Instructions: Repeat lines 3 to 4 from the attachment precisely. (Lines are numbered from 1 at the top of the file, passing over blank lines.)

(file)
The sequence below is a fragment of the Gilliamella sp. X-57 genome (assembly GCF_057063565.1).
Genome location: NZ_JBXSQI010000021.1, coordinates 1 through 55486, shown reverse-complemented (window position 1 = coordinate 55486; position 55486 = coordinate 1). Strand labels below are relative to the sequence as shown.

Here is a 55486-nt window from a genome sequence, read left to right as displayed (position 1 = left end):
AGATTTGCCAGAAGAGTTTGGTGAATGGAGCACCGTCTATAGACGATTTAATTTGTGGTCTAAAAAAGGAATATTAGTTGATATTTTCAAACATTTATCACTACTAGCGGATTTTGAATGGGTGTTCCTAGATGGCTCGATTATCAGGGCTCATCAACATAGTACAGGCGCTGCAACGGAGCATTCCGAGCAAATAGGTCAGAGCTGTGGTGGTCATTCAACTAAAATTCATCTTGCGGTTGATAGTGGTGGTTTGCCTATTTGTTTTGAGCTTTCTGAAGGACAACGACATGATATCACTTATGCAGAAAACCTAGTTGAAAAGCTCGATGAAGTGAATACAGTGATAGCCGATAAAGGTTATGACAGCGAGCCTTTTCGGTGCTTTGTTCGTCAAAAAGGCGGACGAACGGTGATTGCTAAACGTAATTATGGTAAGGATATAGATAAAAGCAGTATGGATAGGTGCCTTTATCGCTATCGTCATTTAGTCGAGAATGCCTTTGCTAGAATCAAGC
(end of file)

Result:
Here is a 55486-nt window from a genome sequence, read left to right as displayed (position 1 = left end):
AGATTTGCCAGAAGAGTTTGGTGAATGGAGCACCGTCTATAGACGATTTAATTTGTGGTCTAAAAAAGGAATATTAGTTGATATTTTCAAACATTTATCACTACTAGCGGATTTTGAATGGGTGTTCCTAGATGGCTCGATTATCAGGGCTCATCAACATAGTACAGGCGCTGCAACGGAGCATTCCGAGCAAATAGGTCAGAGCTGTGGTGGTCATTCAACTAAAATTCATCTTGCGGTTGATAGTGGTGGTTTGCCTATTTGTTTTGAGCTTTCTGAAGGACAACGACATGATATCACTTATGCAGAAAACCTAGTTGAAAAGCTCGATGAAGTGAATACAGTGATAGCCGATAAAGGTTATGACAGCGAGCCTTTTCGGTGCTTTGTTCGTCAAAAAGGCGGACGAACGGTGATTGCTAAACGTAATTATGGTAAGGATATAGATAAAAGCAGTATGGATAGGTGCCTTTATCGCTATCGTCATTTAGTCGAGAATGCCTTTGCTAGAATCAAGC